LAMC2

4,52723E-05

3,09657

CXCL12

3,10216E-05

3,09447

RAGE

4,92007E-04

3,07122

PRG4

2,73879E-04

3,01963

MSLN

1,29948E-06

2,95963

SRGN

6,35801E-05

2,93607

ZNF185

7,53193E-06

2,92161

MT1F

5,01022E-06

-3,61603

FGFBP2

1,36152E-04

-3,68509

COL2A1

1,85922E-04

-3,70943

HYAL1

1,90804E-05

-3,83367

MMP3

7,88772E-05

-3,88035

LRRC32

1,77468E-05

-3,88223

SMOC2

2,93763E-05

-3,89646

SERPINA3

4,50468E-06

-4,56156

STMN2

4,95960E-04

-4,71568

OGN

2,69302E-05

-4,95328

DLK1

2,78088E-05

-5,78629

GSTM1

6,42006E-06

-7,46130

FOXQ1

5,44745E-05

-9,50597

GSTM1

3,27945E-07

-9,80354

TMEM119

1,61898E-06

-13,59590

Table 2

Top 15 significantly enriched Gene Ontology biological processes under hypergravity

GO ID

Process

p-value

Genes represented

GO:0048598

embryonic morphogenesis

2.28*10−5

BMP4, WNT5A, FGF9, GDF5, EDN1, COL2A1, HOXD10, MSX1, LAMA5, ALDH1A3, TFAP2A, TXNRD1, FBN2

GO:0001501

skeletal system development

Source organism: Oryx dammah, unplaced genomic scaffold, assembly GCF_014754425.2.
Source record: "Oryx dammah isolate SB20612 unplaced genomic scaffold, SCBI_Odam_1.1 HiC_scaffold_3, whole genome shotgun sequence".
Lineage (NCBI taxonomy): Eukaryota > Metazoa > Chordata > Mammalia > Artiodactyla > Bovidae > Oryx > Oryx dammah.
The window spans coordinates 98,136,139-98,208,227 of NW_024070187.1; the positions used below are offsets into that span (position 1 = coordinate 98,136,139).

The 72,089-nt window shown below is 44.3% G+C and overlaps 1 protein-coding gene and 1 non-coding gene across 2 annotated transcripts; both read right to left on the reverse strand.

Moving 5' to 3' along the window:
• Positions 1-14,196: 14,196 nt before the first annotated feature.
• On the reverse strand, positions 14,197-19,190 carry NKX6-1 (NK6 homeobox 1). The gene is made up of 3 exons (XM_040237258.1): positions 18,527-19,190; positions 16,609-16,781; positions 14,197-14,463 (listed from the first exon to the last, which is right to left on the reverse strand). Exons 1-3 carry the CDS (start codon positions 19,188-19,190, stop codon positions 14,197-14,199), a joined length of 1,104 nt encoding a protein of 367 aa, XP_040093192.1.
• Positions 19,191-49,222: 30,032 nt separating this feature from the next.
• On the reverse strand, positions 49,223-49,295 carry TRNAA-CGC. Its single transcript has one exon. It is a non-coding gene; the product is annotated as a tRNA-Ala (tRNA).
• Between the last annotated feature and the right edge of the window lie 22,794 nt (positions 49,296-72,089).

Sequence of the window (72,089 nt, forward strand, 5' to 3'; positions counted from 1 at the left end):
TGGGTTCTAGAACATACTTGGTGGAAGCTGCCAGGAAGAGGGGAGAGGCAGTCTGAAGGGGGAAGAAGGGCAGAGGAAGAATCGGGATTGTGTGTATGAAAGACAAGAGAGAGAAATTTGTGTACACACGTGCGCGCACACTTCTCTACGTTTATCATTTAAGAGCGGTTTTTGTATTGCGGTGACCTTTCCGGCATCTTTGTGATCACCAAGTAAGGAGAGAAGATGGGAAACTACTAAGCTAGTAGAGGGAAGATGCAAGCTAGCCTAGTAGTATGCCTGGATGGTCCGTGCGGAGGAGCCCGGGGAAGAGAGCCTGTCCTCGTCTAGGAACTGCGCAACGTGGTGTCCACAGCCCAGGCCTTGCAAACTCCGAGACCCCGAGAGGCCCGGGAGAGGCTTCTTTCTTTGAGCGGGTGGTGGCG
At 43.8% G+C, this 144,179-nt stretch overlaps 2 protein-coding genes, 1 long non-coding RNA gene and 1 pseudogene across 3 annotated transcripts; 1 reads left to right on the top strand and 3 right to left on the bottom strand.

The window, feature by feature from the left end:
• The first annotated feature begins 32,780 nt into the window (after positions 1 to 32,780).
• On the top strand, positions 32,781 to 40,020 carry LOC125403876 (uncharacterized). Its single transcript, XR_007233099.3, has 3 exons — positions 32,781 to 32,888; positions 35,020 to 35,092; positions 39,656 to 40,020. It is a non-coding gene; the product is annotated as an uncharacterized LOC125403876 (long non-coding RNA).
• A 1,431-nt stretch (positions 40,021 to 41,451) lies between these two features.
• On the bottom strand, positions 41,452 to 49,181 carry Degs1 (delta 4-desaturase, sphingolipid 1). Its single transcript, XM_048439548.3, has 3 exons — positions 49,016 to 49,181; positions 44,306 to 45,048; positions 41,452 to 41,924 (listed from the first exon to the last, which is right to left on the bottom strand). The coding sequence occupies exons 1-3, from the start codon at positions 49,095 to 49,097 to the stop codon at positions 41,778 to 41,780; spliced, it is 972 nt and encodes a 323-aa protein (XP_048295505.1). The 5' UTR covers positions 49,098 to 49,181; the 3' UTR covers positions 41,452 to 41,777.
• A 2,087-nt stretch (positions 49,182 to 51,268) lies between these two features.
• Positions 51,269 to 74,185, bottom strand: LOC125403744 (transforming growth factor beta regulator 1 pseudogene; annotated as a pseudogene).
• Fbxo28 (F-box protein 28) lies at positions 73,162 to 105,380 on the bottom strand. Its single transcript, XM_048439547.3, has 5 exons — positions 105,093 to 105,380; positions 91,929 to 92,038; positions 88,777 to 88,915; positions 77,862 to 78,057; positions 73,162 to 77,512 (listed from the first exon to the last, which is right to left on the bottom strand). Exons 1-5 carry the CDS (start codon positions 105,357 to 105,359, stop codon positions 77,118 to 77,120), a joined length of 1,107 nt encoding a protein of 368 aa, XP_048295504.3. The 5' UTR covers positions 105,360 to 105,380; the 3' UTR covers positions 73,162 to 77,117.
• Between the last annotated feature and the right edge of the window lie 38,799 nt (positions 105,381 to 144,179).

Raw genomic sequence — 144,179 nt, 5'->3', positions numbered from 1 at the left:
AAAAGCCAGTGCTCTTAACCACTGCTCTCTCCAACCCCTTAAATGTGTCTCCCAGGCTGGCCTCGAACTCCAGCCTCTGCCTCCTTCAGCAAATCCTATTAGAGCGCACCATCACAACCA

3.33*10−5

BMP4, WNT5A, AEBP1, FGF9, TUFT1, EDN1, COL2A1, DLK1, HOXD10, HOXC8, MSX1, TFAP2A, GPNMB

GO:0048729

tissue morphogenesis

3.83*10−5

BMP4, FOXQ1, CRYGS, PGF, LAMA5, ALDH1A3, TGM3, TFAP2A, TXNRD1, CA2

GO:0048736

appendage development

4.16*10−5

WNT5A, MSX1, MEOX2, FGF9, GDF5, COL2A1, FBN2, HOXD10

GO:0060173

limb development

4.16*10−5

WNT5A, MSX1, MEOX2, FGF9, GDF5, COL2A1, FBN2, HOXD10

GO:0035295

tube development

1.79*10−4

WNT5A, BMP4, FGF9, PGF, LAMA5, EDN1, HOPX, TFAP2A, HHIP, CXCL12

GO:0035107

appendage morphogenesis

2.81*10−4

WNT5A, MSX1, FGF9, GDF5, COL2A1, FBN2, HOXD10

GO:0035108

limb morphogenesis

2.81*10−4

WNT5A, MSX1, FGF9, GDF5, COL2A1, FBN2, HOXD10

GO:0002009

morphogenesis of an epithelium

3.13*10−4

BMP4, CRYGS, PGF, LAMA5, ALDH1A3, TFAP2A, CA2

GO:0001525

angiogenesis

4.01*10−4

BMP4, MEOX2, FGF9, PGF, LAMA5, EDN1, CXCL12, ANGPTL4